Climate Change and Older Adults
Climate change has had many impacts on our planet, such as rising sea levels, an increase of extreme weather events, and disruption to ecosystems, all of which are well documented. These hazards are of course not good for anyone, but for older adults, they can be especially dangerous as with old age comes an increase in vulnerability to intense and frequent climate related events.
Because of climate change, weather that was once considered extreme is now becoming the new normal, and we keep seeing steady streams of headlines about record breaking temperatures and a yearly slate of natural disasters. In fact, in the United States alone, 6500 daily heat records were broken in the summer of 2023 in cities and towns across the nation.
What compounds the issue is that urban areas, due to the fact that structures and roads and other man-made objects all absorb and re-emit heat from the sun more than natural landscapes, experience what is called the “heat island” effect. This means that cities will experience higher sustained temperatures than the surrounding rural areas.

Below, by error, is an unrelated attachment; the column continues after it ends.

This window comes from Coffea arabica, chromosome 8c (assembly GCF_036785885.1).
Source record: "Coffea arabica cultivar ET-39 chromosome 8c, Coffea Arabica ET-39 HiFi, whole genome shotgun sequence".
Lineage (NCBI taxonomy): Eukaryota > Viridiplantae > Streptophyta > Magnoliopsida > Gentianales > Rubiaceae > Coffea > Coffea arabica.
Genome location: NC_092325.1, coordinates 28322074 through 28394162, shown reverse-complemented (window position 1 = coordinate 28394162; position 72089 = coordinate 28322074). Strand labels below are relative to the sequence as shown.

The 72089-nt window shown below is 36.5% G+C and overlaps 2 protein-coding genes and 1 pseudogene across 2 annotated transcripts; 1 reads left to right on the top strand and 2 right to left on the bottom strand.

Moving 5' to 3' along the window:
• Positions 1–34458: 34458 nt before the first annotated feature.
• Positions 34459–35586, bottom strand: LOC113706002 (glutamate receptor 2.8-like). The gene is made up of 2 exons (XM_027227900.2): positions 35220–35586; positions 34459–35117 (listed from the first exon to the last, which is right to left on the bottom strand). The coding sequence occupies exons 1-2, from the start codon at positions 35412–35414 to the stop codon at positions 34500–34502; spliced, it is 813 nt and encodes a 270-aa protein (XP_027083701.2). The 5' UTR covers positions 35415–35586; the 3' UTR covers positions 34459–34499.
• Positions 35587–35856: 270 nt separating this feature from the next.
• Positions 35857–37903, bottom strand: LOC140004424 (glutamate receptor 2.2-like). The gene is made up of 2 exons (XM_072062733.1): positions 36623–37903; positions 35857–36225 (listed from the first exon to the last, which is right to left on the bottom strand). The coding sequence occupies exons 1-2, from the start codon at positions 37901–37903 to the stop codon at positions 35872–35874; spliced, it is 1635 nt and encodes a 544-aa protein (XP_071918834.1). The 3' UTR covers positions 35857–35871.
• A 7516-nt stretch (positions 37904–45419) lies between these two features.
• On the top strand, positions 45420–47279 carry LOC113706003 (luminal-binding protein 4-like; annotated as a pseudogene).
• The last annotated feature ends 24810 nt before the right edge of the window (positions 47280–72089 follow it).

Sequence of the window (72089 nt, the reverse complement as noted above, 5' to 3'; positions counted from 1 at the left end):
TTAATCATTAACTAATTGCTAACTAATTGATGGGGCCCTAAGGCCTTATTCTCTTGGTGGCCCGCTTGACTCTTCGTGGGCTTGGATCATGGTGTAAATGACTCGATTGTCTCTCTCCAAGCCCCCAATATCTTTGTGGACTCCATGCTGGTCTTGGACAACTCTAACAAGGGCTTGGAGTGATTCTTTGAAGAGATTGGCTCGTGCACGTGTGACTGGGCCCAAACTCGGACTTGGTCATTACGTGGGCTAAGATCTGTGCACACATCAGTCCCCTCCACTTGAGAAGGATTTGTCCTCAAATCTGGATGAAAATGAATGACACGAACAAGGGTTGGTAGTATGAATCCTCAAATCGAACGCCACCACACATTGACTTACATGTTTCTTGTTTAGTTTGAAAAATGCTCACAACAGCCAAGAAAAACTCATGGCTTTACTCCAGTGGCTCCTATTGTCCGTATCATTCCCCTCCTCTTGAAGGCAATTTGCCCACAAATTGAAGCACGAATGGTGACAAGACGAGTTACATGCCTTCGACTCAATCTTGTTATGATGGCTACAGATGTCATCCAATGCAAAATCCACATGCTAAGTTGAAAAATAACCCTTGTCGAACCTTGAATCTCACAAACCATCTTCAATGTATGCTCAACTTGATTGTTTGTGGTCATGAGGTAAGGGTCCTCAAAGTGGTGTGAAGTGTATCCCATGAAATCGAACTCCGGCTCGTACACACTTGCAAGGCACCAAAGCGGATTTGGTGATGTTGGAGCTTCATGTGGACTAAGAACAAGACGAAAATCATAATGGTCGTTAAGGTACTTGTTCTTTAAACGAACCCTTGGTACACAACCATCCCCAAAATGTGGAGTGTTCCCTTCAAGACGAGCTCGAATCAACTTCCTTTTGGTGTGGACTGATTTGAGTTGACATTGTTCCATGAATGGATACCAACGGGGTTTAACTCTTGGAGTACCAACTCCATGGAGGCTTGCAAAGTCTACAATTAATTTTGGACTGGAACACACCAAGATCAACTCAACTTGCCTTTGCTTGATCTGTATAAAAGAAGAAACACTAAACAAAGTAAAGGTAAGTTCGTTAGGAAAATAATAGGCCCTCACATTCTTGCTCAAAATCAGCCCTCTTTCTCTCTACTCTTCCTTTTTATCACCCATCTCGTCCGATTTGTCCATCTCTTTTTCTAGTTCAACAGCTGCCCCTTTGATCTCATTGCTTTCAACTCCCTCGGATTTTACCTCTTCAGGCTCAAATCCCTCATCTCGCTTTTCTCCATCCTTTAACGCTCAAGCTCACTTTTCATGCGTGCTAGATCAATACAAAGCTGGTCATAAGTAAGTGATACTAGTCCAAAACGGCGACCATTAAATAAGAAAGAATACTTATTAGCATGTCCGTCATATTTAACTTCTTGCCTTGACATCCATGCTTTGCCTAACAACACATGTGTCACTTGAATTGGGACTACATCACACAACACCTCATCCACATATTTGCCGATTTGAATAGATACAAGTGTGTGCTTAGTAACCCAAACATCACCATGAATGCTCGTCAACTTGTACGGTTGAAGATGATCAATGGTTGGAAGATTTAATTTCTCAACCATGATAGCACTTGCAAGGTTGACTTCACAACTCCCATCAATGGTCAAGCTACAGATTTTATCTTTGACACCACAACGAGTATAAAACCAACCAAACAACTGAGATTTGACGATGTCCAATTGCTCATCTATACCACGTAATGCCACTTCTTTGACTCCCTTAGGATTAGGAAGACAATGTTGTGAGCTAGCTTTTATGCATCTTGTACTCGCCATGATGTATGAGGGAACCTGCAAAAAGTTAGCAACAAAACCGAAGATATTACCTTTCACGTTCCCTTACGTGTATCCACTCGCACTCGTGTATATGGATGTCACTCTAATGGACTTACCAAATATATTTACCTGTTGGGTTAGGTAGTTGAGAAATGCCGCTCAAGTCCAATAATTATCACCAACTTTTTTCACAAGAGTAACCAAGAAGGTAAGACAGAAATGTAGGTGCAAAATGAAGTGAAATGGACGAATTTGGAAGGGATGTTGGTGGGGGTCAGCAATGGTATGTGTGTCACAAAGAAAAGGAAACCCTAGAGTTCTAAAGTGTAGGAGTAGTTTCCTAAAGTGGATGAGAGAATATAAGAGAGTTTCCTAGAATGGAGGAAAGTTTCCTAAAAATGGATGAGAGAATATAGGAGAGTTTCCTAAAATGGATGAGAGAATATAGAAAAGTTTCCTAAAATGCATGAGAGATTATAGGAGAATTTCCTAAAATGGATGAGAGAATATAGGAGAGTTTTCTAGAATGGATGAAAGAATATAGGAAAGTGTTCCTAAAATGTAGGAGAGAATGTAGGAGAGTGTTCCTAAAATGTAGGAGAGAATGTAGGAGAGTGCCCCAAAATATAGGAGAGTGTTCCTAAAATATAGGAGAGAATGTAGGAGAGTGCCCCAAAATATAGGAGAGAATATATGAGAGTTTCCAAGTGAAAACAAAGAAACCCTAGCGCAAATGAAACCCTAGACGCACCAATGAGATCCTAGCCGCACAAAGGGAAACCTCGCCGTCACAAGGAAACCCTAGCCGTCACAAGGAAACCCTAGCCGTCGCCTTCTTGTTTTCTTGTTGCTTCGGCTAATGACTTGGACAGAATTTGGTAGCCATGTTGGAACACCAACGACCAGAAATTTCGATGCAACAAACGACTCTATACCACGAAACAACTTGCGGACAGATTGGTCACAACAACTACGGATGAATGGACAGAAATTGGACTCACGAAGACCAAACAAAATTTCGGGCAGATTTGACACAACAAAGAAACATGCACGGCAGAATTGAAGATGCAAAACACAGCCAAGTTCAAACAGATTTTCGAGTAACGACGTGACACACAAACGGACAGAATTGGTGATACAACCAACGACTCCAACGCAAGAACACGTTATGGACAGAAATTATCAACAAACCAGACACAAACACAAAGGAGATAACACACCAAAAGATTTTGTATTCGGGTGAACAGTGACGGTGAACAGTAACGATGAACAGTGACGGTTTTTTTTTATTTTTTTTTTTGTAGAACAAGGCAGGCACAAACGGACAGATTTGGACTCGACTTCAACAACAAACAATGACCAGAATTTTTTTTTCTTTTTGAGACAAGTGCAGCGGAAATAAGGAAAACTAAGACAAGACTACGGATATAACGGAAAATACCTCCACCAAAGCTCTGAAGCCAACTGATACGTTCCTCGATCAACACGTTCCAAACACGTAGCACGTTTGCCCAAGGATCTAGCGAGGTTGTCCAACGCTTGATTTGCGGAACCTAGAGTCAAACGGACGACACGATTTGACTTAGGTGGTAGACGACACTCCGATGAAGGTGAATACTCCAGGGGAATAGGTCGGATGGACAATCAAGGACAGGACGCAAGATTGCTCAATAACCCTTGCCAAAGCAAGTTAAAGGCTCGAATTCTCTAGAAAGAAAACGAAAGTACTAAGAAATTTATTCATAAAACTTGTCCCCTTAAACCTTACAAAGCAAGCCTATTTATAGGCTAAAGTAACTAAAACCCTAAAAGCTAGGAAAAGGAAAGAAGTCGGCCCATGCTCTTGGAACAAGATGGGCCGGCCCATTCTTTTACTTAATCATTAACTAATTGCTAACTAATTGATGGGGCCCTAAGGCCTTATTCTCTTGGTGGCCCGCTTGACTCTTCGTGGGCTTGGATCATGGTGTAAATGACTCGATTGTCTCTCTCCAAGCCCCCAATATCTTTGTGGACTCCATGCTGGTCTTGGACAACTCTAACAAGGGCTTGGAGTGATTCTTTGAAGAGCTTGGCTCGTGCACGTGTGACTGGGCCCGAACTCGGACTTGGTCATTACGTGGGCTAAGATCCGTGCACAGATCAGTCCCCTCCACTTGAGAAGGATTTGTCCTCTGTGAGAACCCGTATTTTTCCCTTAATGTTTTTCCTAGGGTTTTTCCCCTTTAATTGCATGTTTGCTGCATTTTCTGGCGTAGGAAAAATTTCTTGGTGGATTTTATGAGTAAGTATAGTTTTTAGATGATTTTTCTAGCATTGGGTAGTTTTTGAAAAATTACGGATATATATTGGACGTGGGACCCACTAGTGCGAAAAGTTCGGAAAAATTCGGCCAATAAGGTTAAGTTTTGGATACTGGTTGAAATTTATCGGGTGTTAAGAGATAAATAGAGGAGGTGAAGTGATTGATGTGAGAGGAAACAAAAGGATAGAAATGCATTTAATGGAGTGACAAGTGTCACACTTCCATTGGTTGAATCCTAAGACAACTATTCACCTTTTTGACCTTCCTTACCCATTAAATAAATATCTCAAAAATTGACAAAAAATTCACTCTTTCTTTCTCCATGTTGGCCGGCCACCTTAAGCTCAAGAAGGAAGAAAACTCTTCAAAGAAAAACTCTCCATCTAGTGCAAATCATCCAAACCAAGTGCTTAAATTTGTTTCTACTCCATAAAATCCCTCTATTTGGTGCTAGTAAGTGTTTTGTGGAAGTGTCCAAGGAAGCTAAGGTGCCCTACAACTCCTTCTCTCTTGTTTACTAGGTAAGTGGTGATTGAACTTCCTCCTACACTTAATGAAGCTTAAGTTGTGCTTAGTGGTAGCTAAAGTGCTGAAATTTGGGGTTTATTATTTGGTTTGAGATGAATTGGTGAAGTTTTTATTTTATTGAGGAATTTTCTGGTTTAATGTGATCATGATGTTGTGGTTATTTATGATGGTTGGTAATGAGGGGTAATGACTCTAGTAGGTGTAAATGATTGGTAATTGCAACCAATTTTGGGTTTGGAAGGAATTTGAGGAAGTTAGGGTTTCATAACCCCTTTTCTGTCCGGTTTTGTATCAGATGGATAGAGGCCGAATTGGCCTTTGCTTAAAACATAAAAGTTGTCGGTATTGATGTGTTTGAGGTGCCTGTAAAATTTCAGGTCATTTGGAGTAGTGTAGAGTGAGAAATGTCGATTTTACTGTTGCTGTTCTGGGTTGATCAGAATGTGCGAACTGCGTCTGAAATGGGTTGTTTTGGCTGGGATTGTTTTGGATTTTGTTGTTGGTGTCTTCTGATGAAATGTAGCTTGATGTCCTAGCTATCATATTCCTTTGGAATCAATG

With so many of these structures all over cities, and far fewer natural landscapes to absorb and dissipate heat, temperatures in cities are higher than their surrounding outlying areas. Research has shown that 41 million people in the United States live in heat islands where the temperatures are elevated by at least 8 degrees Fahrenheit.
Sadly, older adults are especially vulnerable to suffering negative health outcomes from higher temperatures. Of the 12,000 people who die yearly in the United States from heat related causes, over 80% are aged 60 or older. But what exactly is it that makes older adults more susceptible? The physiological changes that come about as a result of the aging process can make older adults experience more difficulty in body temperature regulation, cardiovascular functions, and maintaining balanced fluid levels, which are important for hydration. Health problems that older adults frequently suffer from like Type 2 diabetes, or certain medications, can make it more difficult for the body to manage heat. Cognitive impairment issues like Alzheimer’s disease can also prevent older adults from noticing that they’re overheating. And if they fail to notice, they’ll fail to take steps to cool off.
The environments in which we live play an important role in fighting or worsening heat exposure. For most people in the United States, we’re talking about the built environment, which is all the structures humans have built, such as houses, roads, transportation, and more. Cities were originally built without climate change in mind, and as such, many homes were designed to be airtight and highly insulated, to keep heat in during colder months. As you can imagine, with rising temperatures this poses an issue as heat stays trapped inside.